So I’ve started doing this thing just in the last couple of months where I open a session with students by asking them to tell me the most exciting thing that’s ever happened in their life. So I basically get them to start storytelling. And I riff off them. And that creates a really nice connection really early on between the audience and myself. But it also gives me a pretty good taste of the room and which kids are really engaged and kind of what the tone is.

So I find that really helpful. And so I will go more and more interactive. I will free them up to speak as much as they can about whatever they want to speak about, sort of the harder the room is.

Allison

Yeah. And I think that also, I think that come with confidence as well. Because I think that’s the kind of thing like once you’ve done your, once you’ve spoken to lots and lots of different school audiences, you have much more confidence in your ability to manage a room.

Because I think that that’s one thing, I remember when I first started out doing school talks, and you’d be sitting there and there’d be 100 Year Sevens looking back at you, and you’d just be thinking… All I could think about is my own children who were about that age going, god, mum, you’re so uncool. Do you know what I mean? There’s sort of that in your head the whole time.

But I find as I do more of those sorts of things, I get… Maybe I’m just getting too old to care. I don’t know.

Matt

No, no. Totally. It’s like anything, right? It’s doing it over and over again.

Allison

Practice.

Matt

It’s getting up there… And knowing that sometimes it goes well and sometimes it doesn’t. And there’s only a degree to which that’s within your control. And so you just go and do your thing.

Allison

Do your thing. All right, well, thank you so much for that. And now we’re going to finish up today with our top three tips for writers. Hit me with your top three tips, Matt Stanton.

Matt

So two of my top three tips are pretty generic. They’re the ones that I give to kids all the time. And the third one is a little bit less common.

So the first one, and most of the time I’m answering this question to kids, but I think it applies to anybody, is to read widely. And that’s something that, having worked in publishing for 13 years, you read a lot for work. And I know as writers we read a lot for work. And I’ve had to really train myself, particularly in the last two years, I’ve made it a little project for myself to get back to reading just for the love of it. And to build that into your weekly rhythm.

So this year I’m all about reading a book a week. So that’s what I’m trying to do. And I’m pretty close to being on track so far. So that’s fun.

And so reading, and reading widely, and reading not just in the space that you’re writing, I think, is really important to stimulate your thinking and to open you up to ideas that you might just stumble across.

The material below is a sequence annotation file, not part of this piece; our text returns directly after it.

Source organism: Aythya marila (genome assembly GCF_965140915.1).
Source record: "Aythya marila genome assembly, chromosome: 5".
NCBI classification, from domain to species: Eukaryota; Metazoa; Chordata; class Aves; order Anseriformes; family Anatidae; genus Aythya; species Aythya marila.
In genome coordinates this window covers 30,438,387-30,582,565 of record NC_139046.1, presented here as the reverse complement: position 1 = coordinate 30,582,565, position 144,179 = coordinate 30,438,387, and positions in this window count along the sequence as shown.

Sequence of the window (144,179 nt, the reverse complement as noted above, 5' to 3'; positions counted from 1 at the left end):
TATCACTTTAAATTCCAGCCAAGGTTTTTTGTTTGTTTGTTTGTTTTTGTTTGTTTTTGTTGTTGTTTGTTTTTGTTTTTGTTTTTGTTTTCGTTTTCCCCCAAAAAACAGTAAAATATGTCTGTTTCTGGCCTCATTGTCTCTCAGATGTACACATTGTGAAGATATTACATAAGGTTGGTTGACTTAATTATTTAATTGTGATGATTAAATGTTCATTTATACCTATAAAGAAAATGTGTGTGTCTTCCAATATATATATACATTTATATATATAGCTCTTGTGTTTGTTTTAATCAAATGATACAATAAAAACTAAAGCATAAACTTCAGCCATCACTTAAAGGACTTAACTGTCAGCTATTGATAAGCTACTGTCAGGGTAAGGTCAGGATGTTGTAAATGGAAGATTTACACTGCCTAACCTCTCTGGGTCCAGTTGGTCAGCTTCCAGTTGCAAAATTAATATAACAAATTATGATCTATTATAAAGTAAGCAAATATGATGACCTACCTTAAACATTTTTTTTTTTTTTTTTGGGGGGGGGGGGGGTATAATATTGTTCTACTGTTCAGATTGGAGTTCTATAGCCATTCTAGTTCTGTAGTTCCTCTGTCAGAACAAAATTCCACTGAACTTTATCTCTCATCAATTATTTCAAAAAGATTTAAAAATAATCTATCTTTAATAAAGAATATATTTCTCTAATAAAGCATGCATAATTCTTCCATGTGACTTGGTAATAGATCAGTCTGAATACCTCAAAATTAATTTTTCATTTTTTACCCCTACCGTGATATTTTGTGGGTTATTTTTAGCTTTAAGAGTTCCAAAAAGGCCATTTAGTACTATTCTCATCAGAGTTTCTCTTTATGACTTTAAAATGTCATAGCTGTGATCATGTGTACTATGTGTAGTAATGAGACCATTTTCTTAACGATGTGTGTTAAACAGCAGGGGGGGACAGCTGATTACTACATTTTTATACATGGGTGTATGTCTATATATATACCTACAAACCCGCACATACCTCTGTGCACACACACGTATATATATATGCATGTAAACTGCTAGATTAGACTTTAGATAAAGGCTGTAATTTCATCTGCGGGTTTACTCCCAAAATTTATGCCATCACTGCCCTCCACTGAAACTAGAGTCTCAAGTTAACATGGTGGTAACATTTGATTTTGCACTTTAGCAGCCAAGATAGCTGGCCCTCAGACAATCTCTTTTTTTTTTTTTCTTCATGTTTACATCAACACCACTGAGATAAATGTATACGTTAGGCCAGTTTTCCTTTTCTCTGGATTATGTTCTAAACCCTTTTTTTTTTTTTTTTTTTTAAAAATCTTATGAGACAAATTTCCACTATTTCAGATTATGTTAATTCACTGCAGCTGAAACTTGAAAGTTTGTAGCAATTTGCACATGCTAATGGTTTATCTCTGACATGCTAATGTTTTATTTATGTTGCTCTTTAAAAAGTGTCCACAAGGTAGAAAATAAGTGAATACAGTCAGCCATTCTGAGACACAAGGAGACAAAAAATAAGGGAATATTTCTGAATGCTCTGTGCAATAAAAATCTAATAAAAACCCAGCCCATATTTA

The second time is to write lots and not to worry about not finishing things. That was a really big thing for me as a kid. It was like, oh, I’ve got to finish everything. If I don’t finish it then it was a waste of time. And I think that pressure is sometimes unhelpful. There are times when you need to finish what you start.

Allison

Yeah I was gonna say, if you want to get published you need to finish it.

Matt

Exactly. But I think there’s also value in trying things and freeing yourself up to experiment in your writing. And if it doesn’t work out or if it doesn’t go anywhere, that’s all right. No one has to read it. Try something else.

So sort of freeing ourselves up. Sometimes we get a little bit intense. I know I do. And so that’s kind of helpful.

And then the third thing is that I encourage kids to share what they’re creating. So find a way to take the thing that you are working on and you’re writing and open it up to other people. Which is incredibly scary. And there are good ways of doing that and there are bad ways of doing that, in terms of who you show your work to.

But I think it’s really important, both in terms of improving, which is usually the way that’s talked about, like, find someone who is going to give you helpful but constructive criticism.

But also to have the experience of having someone really enjoying your work. The pivotal moment for me was, as an eleven year old, being forced to read my funny story that I’d just written in class to the entire school assembly. Which I was terrified of doing. And I was short and shy and didn’t want to do it. But when I got up there and I read my story, not with much expression, and it made kids laugh, and not just my friends but kids who were much cooler than me, I had this incredibly empowered moment of like, wow! The thing that has just come out of my imagination can bring joy to other people. And that’s incredibly motivating and inspiring. So I want people to experience that.

Allison

Yes.

Matt

And the only way you experience that is by being willing to be vulnerable enough to share what you’ve created.

Allison

Fantastic advice. Thank you so much. If you would like to have a look at Matt Stanton’s excellent work, you can find him at MattStanton.net, and it is a very, very nice website I must say, Matt Stanton. Thank you so much for your time today. We really, really appreciate it. And best of luck with the latest Funny Kid instalment.

Matt

Thank you so much. Thank you for having me.